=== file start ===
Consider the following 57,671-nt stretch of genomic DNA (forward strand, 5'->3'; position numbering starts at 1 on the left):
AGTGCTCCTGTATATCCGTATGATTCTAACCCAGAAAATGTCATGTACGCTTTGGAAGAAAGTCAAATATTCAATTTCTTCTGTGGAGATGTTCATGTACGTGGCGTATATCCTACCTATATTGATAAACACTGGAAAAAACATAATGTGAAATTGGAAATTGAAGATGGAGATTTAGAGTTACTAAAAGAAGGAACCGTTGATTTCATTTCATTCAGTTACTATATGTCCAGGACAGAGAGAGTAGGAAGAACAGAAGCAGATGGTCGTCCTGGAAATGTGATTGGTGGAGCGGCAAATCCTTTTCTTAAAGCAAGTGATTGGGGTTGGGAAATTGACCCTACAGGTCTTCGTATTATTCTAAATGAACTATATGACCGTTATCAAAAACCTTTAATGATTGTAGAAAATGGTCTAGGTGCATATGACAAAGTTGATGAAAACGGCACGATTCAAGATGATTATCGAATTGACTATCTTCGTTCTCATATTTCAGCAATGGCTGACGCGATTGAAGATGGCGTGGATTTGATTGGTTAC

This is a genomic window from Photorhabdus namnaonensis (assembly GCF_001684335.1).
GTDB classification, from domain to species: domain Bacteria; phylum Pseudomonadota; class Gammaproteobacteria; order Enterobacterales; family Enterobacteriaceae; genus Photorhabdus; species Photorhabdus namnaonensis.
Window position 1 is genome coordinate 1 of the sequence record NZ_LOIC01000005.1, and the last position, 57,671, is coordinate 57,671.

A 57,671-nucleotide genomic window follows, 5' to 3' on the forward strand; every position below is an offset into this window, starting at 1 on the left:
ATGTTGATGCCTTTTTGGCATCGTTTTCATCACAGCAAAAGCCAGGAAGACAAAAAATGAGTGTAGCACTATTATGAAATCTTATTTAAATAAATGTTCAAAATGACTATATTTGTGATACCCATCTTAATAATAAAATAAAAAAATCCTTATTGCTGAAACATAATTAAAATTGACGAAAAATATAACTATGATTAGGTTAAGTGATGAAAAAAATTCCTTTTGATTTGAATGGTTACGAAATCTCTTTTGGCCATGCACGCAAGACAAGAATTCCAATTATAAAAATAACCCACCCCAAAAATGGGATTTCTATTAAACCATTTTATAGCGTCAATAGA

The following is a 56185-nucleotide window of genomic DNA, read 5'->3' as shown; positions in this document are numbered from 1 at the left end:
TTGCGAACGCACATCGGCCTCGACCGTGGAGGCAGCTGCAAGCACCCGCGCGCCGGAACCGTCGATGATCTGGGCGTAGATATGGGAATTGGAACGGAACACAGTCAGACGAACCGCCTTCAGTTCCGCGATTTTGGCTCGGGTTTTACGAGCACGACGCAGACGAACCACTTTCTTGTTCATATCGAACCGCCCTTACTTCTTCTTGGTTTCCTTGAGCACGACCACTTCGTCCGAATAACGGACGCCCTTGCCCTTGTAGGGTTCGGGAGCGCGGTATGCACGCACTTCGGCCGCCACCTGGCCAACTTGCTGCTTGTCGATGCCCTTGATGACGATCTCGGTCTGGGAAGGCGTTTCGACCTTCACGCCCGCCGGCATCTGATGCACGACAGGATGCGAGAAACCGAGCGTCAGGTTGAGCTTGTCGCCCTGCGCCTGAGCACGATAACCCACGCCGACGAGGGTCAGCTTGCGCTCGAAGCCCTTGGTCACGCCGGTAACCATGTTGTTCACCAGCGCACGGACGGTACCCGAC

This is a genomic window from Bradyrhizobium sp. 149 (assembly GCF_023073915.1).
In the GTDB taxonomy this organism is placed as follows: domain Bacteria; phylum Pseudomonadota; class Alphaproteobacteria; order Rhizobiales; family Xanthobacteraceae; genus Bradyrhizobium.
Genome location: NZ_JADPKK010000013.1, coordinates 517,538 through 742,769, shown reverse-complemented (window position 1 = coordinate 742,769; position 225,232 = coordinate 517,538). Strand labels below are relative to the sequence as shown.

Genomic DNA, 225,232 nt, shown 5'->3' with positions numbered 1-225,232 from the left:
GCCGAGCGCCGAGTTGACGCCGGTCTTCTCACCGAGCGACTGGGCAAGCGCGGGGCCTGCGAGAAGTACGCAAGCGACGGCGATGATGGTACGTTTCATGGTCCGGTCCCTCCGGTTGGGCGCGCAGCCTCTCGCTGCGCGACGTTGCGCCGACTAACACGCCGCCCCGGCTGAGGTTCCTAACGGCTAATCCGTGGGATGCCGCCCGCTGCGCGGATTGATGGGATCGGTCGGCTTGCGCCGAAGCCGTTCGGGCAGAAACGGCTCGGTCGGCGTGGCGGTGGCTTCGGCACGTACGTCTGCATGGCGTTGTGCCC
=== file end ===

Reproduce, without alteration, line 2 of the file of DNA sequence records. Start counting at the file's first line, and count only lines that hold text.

AGTGCTCCTGTATATCCGTATGATTCTAACCCAGAAAATGTCATGTACGCTTTGGAAGAAAGTCAAATATTCAATTTCTTCTGTGGAGATGTTCATGTACGTGGCGTATATCCTACCTATATTGATAAACACTGGAAAAAACATAATGTGAAATTGGAAATTGAAGATGGAGATTTAGAGTTACTAAAAGAAGGAACCGTTGATTTCATTTCATTCAGTTACTATATGTCCAGGACAGAGAGAGTAGGAAGAACAGAAGCAGATGGTCGTCCTGGAAATGTGATTGGTGGAGCGGCAAATCCTTTTCTTAAAGCAAGTGATTGGGGTTGGGAAATTGACCCTACAGGTCTTCGTATTATTCTAAATGAACTATATGACCGTTATCAAAAACCTTTAATGATTGTAGAAAATGGTCTAGGTGCATATGACAAAGTTGATGAAAACGGCACGATTCAAGATGATTATCGAATTGACTATCTTCGTTCTCATATTTCAGCAATGGCTGACGCGATTGAAGATGGCGTGGATTTGATTGGTTAC